Welcome to Widget Boston’s  

 Located in Texas City, Texas

(formerly of Vancouver, Washington)

We have been breeding and showing quality Boston Terrier's since 1994.  We make every  effort to produce only the most healthy Boston Terriers by breeding only the most healthy Bostons.  All of  our dogs are health and temperament tested with the betterment of the breed foremost in mind. 


Show & Pet puppies occasionally available, health guaranteed.



                So you want to buy a puppy? 

Definition of a Boston Terrier:  

Once you have one you won't settle for anything less

. . .and anything else is less!

           bttrash.jpg (17833 bytes)


Not sure what a puppymill is?  Click here to see more... Puppymill Video  

This is but ONE reason why you should never purchase a puppy from a  Pet Store!


A Puppy Buyer's Guide

to help you in your search for a responsible breeder and a healthy puppy...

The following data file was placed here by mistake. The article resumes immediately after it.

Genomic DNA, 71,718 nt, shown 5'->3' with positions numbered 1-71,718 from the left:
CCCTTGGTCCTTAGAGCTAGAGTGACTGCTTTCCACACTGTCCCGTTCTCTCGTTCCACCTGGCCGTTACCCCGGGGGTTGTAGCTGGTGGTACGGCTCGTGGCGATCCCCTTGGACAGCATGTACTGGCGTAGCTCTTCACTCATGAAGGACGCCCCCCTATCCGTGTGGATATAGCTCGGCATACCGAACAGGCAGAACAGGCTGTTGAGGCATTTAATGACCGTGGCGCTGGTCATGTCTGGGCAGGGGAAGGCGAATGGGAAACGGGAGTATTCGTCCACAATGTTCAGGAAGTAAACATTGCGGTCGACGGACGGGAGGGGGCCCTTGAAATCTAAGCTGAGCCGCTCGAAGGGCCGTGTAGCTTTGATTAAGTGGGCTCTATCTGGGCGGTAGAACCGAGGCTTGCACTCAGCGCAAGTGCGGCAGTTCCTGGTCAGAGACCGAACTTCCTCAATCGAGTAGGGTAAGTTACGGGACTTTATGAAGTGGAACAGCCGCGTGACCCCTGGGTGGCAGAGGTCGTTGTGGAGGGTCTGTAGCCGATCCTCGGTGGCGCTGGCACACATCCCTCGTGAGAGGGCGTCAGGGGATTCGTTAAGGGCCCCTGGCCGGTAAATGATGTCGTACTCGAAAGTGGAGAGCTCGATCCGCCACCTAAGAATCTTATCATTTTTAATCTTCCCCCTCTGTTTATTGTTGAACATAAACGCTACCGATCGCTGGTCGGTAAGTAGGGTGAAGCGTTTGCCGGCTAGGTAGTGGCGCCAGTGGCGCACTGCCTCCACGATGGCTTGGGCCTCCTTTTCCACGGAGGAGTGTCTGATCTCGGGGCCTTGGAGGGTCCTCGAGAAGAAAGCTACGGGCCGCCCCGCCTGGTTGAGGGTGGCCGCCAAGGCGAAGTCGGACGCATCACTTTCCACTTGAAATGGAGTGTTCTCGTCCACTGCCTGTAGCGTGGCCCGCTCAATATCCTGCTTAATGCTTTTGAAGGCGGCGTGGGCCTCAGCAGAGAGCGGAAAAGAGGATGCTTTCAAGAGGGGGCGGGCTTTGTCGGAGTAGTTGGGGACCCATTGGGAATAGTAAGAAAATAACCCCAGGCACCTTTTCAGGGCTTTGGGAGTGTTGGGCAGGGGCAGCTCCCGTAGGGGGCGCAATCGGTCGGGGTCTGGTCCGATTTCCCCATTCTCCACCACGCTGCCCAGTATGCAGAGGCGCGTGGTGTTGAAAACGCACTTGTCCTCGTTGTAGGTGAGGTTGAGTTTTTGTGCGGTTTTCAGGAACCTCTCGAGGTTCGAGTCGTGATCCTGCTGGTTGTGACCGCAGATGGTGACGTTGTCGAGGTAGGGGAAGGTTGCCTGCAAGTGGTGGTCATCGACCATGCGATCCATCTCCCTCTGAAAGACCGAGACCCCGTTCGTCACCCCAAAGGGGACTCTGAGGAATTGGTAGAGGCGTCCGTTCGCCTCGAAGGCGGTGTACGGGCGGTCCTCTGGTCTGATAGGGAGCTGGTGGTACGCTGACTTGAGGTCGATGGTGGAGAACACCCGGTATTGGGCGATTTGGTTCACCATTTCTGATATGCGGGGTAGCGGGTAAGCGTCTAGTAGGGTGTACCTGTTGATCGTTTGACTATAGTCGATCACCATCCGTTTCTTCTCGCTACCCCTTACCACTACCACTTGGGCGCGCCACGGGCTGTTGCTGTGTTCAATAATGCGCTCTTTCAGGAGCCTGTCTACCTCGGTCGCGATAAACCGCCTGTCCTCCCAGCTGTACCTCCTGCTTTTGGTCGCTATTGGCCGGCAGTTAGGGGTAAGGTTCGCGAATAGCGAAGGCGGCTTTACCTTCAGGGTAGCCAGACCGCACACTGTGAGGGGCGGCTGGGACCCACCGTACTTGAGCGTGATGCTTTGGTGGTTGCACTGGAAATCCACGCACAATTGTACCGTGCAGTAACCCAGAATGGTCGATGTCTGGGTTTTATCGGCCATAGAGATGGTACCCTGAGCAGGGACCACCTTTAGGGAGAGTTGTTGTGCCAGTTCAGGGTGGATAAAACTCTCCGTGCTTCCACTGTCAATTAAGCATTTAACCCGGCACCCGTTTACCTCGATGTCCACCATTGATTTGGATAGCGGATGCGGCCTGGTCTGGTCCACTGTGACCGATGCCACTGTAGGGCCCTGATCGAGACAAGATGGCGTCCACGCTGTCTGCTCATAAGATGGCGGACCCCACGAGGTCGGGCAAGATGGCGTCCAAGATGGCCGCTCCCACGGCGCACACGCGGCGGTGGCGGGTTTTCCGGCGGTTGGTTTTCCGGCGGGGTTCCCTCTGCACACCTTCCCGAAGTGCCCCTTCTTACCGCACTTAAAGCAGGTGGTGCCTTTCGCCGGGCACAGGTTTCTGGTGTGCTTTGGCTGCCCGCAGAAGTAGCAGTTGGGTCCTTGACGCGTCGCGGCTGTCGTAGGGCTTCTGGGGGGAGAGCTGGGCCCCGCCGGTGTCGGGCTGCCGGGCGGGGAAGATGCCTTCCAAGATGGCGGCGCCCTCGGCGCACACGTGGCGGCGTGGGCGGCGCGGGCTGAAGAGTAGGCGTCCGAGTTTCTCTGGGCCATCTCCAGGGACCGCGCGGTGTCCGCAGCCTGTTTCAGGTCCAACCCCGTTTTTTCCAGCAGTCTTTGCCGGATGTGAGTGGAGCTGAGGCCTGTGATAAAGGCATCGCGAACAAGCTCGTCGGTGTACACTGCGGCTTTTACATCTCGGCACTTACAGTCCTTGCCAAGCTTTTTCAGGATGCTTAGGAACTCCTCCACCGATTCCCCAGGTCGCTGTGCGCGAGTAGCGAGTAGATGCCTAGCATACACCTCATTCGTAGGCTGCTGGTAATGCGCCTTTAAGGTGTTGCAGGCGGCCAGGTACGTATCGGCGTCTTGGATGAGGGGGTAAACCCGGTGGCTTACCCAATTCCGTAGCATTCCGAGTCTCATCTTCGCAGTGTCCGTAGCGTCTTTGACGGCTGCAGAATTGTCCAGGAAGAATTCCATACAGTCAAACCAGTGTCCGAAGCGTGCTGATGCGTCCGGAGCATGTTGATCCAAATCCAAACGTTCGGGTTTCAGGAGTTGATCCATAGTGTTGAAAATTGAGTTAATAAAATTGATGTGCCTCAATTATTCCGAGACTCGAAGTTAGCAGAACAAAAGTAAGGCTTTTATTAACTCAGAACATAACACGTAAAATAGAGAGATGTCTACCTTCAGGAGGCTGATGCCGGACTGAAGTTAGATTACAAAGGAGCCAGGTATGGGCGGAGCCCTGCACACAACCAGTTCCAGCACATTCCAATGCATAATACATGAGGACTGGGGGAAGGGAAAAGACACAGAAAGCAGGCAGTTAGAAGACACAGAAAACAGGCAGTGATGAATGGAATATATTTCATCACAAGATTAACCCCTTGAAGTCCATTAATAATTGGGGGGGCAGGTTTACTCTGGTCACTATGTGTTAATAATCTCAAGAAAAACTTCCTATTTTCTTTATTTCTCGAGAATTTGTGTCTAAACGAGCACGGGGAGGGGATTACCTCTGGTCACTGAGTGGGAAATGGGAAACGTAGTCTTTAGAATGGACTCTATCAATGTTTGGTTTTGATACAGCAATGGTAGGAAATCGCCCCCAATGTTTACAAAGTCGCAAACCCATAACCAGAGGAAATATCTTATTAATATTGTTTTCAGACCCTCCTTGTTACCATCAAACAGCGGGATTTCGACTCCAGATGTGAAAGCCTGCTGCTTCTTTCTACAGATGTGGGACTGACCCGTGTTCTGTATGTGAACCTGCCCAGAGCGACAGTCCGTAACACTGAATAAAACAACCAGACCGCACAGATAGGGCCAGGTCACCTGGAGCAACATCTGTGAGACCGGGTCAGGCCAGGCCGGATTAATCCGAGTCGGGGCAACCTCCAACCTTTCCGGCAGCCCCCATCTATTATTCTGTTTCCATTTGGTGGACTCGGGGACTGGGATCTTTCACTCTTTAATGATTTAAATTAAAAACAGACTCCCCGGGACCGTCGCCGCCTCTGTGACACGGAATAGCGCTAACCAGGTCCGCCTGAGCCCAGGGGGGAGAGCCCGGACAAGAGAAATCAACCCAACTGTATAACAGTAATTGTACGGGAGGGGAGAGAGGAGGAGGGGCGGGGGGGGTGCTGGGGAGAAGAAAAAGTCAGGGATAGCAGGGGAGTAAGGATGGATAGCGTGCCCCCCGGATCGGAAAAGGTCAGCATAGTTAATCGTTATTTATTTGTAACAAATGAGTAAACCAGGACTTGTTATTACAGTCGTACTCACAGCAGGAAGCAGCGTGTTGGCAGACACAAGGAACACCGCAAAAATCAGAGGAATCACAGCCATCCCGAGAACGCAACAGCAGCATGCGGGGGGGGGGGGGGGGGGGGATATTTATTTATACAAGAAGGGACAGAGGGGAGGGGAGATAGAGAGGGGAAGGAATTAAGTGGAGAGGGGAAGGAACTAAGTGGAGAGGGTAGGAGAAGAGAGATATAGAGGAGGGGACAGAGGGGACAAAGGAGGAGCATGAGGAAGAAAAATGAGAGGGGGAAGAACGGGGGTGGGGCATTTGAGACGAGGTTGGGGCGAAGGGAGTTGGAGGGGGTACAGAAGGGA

Occasionally, I have puppies available to good homes.  Since I only have 1 or 2 litters each year, I have compiled a list of reputable breeders in the Washington/Oregon area which I will be more than happy to forward to anyone requesting it.  I have referred several people to various reputable breeders in the past, and have thoroughly enjoyed helping to bring a new baby into someone's world.   To make for a happy, lifelong relationship with your Boston Terrier (or with ANY dog for that matter), I have listed below some key questions which should be asked of the breeder by someone searching for a nice pet for their family.  Someone asked once if questions like this wouldn't offend the breeder.  By all means OFFEND THEM!  The only stupid question is an un-asked one!  Reputable breeders are not offended by questions, they welcome them, and will be happy to answer any and all questions you can come up with.  If they are offended by your questions, you should question them about their puppies and breeding practices all the more.  Also, in my opinion, you should be asked just as many questions about yourself, if not more, by the breeder.  To most breeders, you are not buying a dog, you are applying for the right to take one of their children home.  Please remember that this is no guarantee of or for a puppy, and are just basic questions which in MY opinion should be asked.   Please, by all means, add to this list.  Further, I would like to point out that there is nothing wrong with buying from a private breeder.  Or, as some would call them, backyard breeders. Not all of them are bad. You do however, need to do your homework before you buy, but this homework should also be done with a "reputable" breeder/kennel too.  A reputable breeder will only sell puppies from healthy (health tested) parents, and will offer a worthy health guarantee (not just a week or two either).  Some good breeders offer a guarantee for the life of the dog, while others give a 2 year health guarantee (which is a time-frame by which most genetic defects appear).  PLEASE avoid Puppymills and Pet Stores at all costs!!  NOTE:  Most pet stores are notorious for buying their puppies from Puppymills!!  It is difficult to leave a defenseless animal at these places, but if there are no buyers, then it becomes unprofitable and there is always hope they will quit breeding them.  Reputable breeders do NOT sell puppies to pet stores!!  Puppymill puppies frequently have health & temperament issues that far outweigh the initial savings you make at purchase, and more often than not, the pet store puppy is higher priced than the reputable breeders puppy.  The long term health care for them can be very expensive both to your pocketbook and your heart.  There is a very sad, and beautiful poem about Puppymills at the bottom of this page, and you can find out more about Puppymills at the No Puppymills website.  I also highly recommend anyone searching for a puppy to thoroughly read the Boston Terrier Standard (you can also find the standard for any breed you are interested in on the AKC website).  A good breeder will only breed to the standard, and if you don't know and understand what that is, it will be all the easier for them to deceive you.